Delivering Scotland's circular economy - proposed Circular Economy Bill: consultation

This consultation seeks views on our proposals for legislation to develop Scotland’s circular economy. The consultation sets out a number of areas in which we are seeking views on whether to take powers within a new Circular Economy Bill.

2) Reduce and Reuse

Reducing and reusing waste are at the top of the waste hierarchy and central to changing our relationship with materials and products. Building an economic system that moves away from being based on items that are designed to be disposable will yield the biggest environmental impacts.

Ongoing Activity

At an EU level, The Sustainable Products Initiative[26] aims to make products placed on the market more sustainable. Ultimately, consumers, the environment and the climate will benefit from products that are more durable, reusable, repairable, recyclable, and energy-efficient. The European Commission has recently proposed a range of provisions including banning the destruction of unsold goods and the development of digital product passports which will include mandatory information on circularity and other environmental aspects.

This is an emerging area of policy development and we recognise that many issues, such as elements of product standards and labelling and consumer protection, are reserved. The Environment Act 2021[27] provides a range of powers including enabling regulations to be made in relation to minimum resource efficiency standards, resource efficiency information for products and electronic waste tracking. These powers can be exercised by the Scottish Ministers, or by the UK Government with the Scottish Ministers' consent. We will look to work with UK administrations to take forward joint action where appropriate and utilise powers available under the Environment Act 2021 to keep pace with emerging polices from the Sustainable Products Initiative.

The Ecodesign for Energy-Related Products and Energy information Regulations[28], or 'right to repair' regulations, provide ecodesign and energy labelling requirements for specified energy-related products. These reflect equivalent EU regulations. We are engaged with UK Government and the devolved administrations and working closely on eco-labelling.

In November 2021, we made the Environmental Protection (Single-use Plastic Products) (Scotland) Regulations 2021[29] to make it an offence to supply, in the course of business, some of the most problematic single-use plastic products; for some items the manufacture is also banned. The legislation is the first in the UK to ban such a wide range of single-use plastic items and goes further than the single-use plastic bans currently in force in the rest of the UK.

At the moment, the Regulations require to be read in light of the application of the Internal Market Act. However, we have been pressing the UK Government to ensure the ban will be excluded from the UK Internal Market Act and we have secured that exclusion. While it is frustrating the UK Government will not have this exclusion in place by 1 June when our ban comes into force, it should follow shortly after, ensuring the regulations can be fully effective. In addition, we are undertaking further analysis in relation to action on oxo-degradable plastic products which would align with Article 5 of EU Single-use Plastic Directive.

Our 2019 Food Waste Reduction Action Plan (FWRAP) made clear what measures we believe are required to achieve our ambitious food waste reduction target of 33% by 2025. We will assess our progress towards this target by publishing a review and update of the FWRAP in 2022. The FWRAP is designed to engage with every part of our food supply chain, to reduce unnecessary demand and avoidable waste and to optimise how we use our organic resources, including by promoting research and innovation in emerging bio-technologies. In line with the FWRAP, we plan to consult later this year on the current rural exemption and food waste separation requirements for food waste collections.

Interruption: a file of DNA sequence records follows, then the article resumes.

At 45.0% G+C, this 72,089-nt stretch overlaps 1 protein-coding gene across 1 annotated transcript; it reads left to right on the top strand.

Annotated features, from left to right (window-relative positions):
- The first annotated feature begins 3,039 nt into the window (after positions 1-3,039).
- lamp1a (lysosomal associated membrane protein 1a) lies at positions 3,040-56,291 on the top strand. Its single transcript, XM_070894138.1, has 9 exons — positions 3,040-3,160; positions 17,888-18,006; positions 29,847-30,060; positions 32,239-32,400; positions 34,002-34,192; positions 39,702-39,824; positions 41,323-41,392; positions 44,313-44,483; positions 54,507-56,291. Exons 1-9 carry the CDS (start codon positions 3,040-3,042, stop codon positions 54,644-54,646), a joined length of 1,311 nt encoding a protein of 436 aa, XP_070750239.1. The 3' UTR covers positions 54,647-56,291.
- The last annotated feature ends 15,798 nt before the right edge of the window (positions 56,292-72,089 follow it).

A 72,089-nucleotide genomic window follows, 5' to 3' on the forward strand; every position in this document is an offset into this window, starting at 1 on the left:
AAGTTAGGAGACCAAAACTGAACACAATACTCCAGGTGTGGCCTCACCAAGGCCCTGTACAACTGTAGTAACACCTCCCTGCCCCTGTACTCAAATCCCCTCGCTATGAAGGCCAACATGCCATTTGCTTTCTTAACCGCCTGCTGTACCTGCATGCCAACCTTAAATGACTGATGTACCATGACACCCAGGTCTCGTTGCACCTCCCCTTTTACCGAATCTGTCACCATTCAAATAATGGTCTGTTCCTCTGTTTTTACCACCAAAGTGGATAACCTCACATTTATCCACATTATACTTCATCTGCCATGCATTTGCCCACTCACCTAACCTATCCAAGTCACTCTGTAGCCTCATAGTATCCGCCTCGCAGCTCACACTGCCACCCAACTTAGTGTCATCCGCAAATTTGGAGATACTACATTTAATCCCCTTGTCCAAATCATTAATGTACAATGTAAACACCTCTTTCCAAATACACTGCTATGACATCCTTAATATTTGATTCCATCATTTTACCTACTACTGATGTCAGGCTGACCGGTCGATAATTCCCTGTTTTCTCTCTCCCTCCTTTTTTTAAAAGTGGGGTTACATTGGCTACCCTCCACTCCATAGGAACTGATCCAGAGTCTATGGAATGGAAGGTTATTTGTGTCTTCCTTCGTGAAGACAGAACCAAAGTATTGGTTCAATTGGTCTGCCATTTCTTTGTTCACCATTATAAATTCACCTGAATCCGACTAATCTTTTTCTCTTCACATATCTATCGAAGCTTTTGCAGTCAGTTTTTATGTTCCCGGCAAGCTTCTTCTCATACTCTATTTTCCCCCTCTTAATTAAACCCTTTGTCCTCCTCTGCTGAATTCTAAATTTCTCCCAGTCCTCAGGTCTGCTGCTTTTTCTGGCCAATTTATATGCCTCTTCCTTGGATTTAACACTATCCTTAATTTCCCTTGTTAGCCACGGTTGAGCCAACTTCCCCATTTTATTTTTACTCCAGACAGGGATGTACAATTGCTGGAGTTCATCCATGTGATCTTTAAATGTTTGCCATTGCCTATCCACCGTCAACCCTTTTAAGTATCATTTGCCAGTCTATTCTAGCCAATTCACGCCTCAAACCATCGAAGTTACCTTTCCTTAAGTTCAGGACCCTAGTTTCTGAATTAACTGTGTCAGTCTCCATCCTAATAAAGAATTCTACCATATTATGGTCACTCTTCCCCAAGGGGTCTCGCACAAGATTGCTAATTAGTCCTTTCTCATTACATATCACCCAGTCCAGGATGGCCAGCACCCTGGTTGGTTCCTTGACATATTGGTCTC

We are also signatories to WRAP's Courtauld Commitment[30], a voluntary agreement that enables collaborative action across the entire UK food chain. We intend to renew our relationship with Courtauld Commitment 2030 to maximise the benefit of this relationship for Scotland's businesses and people, working with WRAP to implement bespoke projects focused on driving positive sectoral and household behaviour change on food waste.

Textile waste is also a particular challenge, making up just 4% of household waste but 31% of carbon impacts. In the first half of 2022, we will introduce a new £2 million Textile Innovation Fund, to support businesses working in this sector to address issues associated with textile waste and throwaway culture.

Proposal 4: Measures to ban the destruction of unsold durable goods


The destruction of unsold goods represents both wasteful practice and unsustainable behaviour. The EU Sustainable Product Policy Framework within the Circular Economy Action Plan identifies a range of potential legislative measures relating to the impact and design of sustainable products[31]. This included measures to ban the destruction of unsold durable goods, which was consulted on in March 2021[32].

Existing Duty of Care legislation in Scotland requires that waste producers must take all reasonable measures to apply the waste hierarchy when disposing of goods and must also ensure that the waste is managed in a manner that promotes high quality recycling. We would welcome views on whether we should take powers to make regulations and amend the current duty of care to ban the destruction of unsold durable goods.


France has already introduced a ban on companies destroying clothes, cosmetics, hygiene products, electrical items and other unsold or returned items. Rather than landfill or incinerate unsold goods, companies will now have to reuse, donate or recycle their unsold products.

A phased introduction may be desirable, first banning incineration or landfill to push goods towards reuse or remanufacture where appropriate. Any regulations could be focused on goods where there is the most significant environmental impact and informed by improved data collection that digital waste tracking will provide and other proposals contained within this document, such as mandatory public reporting of waste and surplus.

There will be circumstances in which recycling could be justifiable for example:

  • Electrical items withdrawn from the market for safety reasons where rectification is not possible.
  • Items which do not comply with product legislation.